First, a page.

“Calling to Remembrance…”

A Priest for Boston

FR. MALOOF A number of the Boston immigrants were from the Zahly area as well as from Douma, where Abouna Jirjis was born, and from the region of Baalbek where he had once served.  This village priest from Mount Lebanon had acquired a reputation as ‘a loving, kind and gentle priest with a big heart’ and those who knew him believed he would be the perfect priest for Boston.  

Among the petitioners were: George Abdalah, Thomas Nader Maloof and Bashara Abdalah of Douma; Assad Ayoub and Habeeb Bader of Zahle; George Shibli Maloof and John Abdalah along with Asa, Boulos and Assad Hadge all of Schiefa; Salim Ayoub of Damascus; Joseph Deraney and Nassar Homsy of Dariyeh and Antoon Boulos of Zouk.   On receiving the letter, Archbishop +Gerasimos discussed the request with Abouna Jirgis who agreed to make preparations to travel to America.

Abouna Jirjis was born Shibli Aba Daou Ma’alouf at Douma in the region of Mount Lebanon in 1846. He was the oldest son of Jirjus and Mary [nee Ma’alouf] Ma’alouf.  Jirjus Ma’alouf, the only son of Ayoub Daou Ma’alouf, was a wealthy businessman of the town.  Jirjus and Mary had three sons; Shibli [Abouna Jirjis], Sim’aan who died at Douma without children, and Tannous who with his two sons, Elias and Yoosef immigrated to America.  They also had at least one daughter.

According to the historian and genealogist, Eesa Iskandar Ma’loof, author of ‘Dawani Al Qutoof’ [1907], this family is of the Daou Ma’alouf line that settled in Douma in the 1500’s.  The area, rich in minerals, was inhabited from Roman times and several archaeological sites remain. The Ma’alouf’s rebuilt an abandoned village and named it Douma after their ancestral home Daamma Al’Ulia.  They became patrons of the local Greek Orthodox Church and monastery of St. John the Baptist.  Several members of the family were abbots of the monastery and the family provided clergy to the Church throughout several generations. The revered Icon of the Theotokos at the Kaneesat As Sayyideh Church is attributed to the Ma’alouf’s.  Branches of the family include Shalhoub, Ayoub, Bashir and Fayoud.  These families traded in silk, wool, olive oil, leather, grain and iron and the town became a thriving marketplace with nearly one thousand people and over 150 stores.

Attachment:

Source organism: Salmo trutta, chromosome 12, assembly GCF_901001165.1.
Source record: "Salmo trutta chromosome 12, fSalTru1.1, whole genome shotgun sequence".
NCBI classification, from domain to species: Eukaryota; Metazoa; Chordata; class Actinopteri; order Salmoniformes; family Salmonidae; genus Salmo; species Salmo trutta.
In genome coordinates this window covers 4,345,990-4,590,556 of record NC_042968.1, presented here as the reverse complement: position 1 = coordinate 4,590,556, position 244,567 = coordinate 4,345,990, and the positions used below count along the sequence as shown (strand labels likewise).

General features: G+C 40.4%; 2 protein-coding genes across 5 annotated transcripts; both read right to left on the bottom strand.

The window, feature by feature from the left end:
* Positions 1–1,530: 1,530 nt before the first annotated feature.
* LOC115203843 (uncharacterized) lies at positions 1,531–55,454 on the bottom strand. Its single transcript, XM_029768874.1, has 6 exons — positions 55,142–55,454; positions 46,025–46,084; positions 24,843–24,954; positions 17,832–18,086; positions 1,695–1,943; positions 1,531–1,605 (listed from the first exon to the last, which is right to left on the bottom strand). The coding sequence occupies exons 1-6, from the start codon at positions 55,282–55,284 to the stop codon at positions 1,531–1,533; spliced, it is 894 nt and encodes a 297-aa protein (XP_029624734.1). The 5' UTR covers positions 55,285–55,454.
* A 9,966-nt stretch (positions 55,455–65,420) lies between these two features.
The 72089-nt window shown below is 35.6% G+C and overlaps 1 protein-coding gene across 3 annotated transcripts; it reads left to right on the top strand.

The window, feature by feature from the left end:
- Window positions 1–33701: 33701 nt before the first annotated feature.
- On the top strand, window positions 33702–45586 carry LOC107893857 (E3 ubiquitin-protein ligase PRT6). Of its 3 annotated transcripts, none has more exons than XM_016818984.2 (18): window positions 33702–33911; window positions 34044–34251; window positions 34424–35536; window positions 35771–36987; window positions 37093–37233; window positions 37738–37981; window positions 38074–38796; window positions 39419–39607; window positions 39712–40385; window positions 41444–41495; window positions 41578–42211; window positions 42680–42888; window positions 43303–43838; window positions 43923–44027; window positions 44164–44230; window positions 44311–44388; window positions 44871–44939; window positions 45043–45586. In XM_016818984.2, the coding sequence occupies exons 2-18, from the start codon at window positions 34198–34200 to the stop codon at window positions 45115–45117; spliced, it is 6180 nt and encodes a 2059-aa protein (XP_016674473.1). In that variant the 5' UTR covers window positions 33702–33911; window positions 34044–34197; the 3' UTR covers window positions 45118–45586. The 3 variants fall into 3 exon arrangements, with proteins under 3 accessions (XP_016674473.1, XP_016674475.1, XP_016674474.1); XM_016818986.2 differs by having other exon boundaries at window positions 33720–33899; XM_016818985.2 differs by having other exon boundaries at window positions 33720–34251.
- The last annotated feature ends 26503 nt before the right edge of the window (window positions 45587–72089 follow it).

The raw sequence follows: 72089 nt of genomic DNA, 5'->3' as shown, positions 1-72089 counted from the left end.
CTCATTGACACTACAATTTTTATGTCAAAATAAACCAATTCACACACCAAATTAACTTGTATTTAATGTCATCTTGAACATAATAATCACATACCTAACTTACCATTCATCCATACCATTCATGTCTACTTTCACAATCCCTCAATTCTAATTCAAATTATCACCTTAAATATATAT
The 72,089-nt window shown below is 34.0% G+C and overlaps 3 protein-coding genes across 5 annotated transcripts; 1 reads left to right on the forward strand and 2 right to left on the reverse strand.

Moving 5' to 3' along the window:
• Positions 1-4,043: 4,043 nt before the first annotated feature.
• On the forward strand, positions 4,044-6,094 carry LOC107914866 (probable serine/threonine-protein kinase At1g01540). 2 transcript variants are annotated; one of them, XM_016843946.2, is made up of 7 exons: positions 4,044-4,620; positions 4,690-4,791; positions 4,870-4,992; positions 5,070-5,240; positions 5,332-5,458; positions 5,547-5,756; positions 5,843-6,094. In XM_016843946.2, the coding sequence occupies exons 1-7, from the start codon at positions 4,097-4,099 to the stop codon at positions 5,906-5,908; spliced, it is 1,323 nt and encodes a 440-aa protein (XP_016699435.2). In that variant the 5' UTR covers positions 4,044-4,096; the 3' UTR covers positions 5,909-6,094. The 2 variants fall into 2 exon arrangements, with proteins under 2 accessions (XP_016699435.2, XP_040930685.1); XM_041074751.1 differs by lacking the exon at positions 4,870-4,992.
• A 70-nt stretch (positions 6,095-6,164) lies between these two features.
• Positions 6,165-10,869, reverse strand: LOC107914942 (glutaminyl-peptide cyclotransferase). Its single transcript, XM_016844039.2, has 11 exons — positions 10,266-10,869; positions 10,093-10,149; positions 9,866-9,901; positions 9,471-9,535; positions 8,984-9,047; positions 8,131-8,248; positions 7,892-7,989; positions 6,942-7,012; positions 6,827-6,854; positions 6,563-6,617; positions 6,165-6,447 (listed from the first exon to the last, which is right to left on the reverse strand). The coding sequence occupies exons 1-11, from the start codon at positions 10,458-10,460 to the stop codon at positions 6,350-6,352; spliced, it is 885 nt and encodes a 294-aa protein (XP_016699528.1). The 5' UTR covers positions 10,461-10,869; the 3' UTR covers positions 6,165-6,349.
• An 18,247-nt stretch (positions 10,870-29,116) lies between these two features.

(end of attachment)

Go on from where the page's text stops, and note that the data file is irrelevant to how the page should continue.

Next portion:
Shibli Ma’alouf married Shams Saad and they had two children, Tanios Jirjis [Thomas] born in 1884 and Thekla Nelli [Nelly] born in 1887.  Shibli was ordained a Greek Orthodox priest by Archbishop +Mathodios [Saliba - 1854 – 1888] and took the name of his father, Jirjis.  The Archbishop assigned Abouna Jirjis to serve the Church of St. George in the village of Jab’a.